Larger microturbines make inroads in industrial cogeneration

Microturbines have come a long way. These distant descendants of aviation auxiliary power supply turbines and automotive turbochargers were first developed in the 1990s. From the beginning, they have been recognized as an important technology for on-site electric generation. Beneficial use of the turbine waste heat has always been the key to successful installations.




Microturbines have come a long way. These distant descendants of aviation auxiliary power supply turbines and automotive turbochargers were first developed in the 1990s. From the beginning, they have been recognized as an important technology for on-site electric generation. Beneficial use of the turbine waste heat has always been the key to successful installations. T


he first cogeneration microturbines were in the 25-30 kW size range, followed by later developments of the 60-65 kW size class. In recent years, manufacturers have introduced larger 200-250 kW microturbines, which makes this technology more attractive for commercial and industrial users.


Making Full Use of the Energy

The larger microturbine generators have fuel-to-electricity efficiencies of 25 to 30% — slightly lower than larger utility class gas turbines. However, this doesn't take into account the fact that virtually all microturbine installations are designed to also use the high-temperature turbine exhaust in a wide range of useful applications. This can bring the overall thermal efficiency of the installation up to 75 to 80%, and makes the on-site generation package an attractive energy solution.


Capstone Turbine Corporation is a major supplier of microturbines, offering units in the 30kW, 60kW and 100kW classes, as well as the C200, a new 200kW product that is especially attractive to industrial and large commercial customers. According to Kyra Bonavida, a spokesperson for Capstone, “Companies that have various thermal needs that can be satisfied or assisted by the microturbine waste heat are often interested in microturbine power systems.” She notes, “Mid-sized microturbines are a good source of energy for industrial facilities because they are efficient, clean, low maintenance, and can be easily connected to the utility grid.”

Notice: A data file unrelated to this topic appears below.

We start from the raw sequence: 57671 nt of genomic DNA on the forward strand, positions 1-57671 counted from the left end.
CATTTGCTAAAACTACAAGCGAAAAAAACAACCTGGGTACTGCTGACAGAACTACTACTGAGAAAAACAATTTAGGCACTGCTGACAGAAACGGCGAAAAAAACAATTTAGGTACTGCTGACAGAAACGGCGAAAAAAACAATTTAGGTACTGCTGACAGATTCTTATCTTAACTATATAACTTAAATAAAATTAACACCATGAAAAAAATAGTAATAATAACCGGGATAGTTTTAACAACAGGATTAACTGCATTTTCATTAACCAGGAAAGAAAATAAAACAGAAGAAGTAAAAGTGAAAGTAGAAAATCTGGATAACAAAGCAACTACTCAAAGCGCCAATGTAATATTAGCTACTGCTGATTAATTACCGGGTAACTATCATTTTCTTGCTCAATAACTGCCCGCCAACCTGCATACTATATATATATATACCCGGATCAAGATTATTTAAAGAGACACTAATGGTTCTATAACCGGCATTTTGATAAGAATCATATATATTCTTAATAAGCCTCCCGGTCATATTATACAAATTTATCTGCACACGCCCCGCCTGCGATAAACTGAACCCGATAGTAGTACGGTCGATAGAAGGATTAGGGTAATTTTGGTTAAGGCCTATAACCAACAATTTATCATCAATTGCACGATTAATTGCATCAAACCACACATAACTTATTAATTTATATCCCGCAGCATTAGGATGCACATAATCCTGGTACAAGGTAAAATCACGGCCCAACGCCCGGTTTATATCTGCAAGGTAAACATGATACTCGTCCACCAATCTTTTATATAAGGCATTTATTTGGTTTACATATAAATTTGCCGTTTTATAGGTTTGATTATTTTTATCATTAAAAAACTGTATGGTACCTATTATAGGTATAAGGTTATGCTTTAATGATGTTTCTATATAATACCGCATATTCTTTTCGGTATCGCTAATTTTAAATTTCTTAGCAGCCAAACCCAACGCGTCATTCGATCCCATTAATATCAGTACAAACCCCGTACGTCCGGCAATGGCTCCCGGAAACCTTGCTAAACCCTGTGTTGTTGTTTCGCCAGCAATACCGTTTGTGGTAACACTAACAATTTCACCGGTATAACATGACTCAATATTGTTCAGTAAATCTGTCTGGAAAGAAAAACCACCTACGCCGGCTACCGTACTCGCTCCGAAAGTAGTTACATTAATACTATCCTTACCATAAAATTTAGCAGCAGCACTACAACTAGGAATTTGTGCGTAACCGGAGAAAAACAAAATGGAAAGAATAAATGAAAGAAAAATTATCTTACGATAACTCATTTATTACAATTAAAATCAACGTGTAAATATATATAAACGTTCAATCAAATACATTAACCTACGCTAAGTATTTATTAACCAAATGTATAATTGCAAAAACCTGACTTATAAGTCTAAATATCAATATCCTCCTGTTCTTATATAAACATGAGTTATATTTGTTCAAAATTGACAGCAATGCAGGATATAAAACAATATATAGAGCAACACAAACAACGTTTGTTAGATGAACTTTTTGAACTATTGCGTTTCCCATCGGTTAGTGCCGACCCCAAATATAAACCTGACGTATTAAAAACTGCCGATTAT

Many Ways to Use Byproduct Heat

Bonavida cites as examples of byproduct heat utilization the production of hot water for food processing and for drying tasks in the furniture industry. Other Capstone installations include process heat in the plastics and plating industries, generation of steam for sterilization and drying operations, and preheating air for use in industrial burners such as found in the metals industry.


Bonavida also points out that hot water or steam can be used for cooling needs. “The waste heat can be run through absorption chillers to provide cooling for facilities such as data centers or other facilities that have refrigeration requirements.” The recently introduced Capstone C200, because of its larger scale, triples the amount of byproduct heat energy from a single unit, making it more attractive for the industrial market. Capstone also offers an engineered package of five C200 units that has an electric capacity of 1MWe, and a proportionately larger heat output.


Can Use Methane Generated On Site

Another way in which microturbines are a good fit for industrial applications is that they can use byproducts from other manufacturing operations to fuel the turbine. As an example, digesters or other processes that produce methane can feed that fuel into the microturbine as a stand-alone fuel or as a supplement to natural gas. Bonavida notes, “For example, wastewater treatment facilities can use the methane byproduct to fuel the microturbine.” This application is already being used by several municipalities.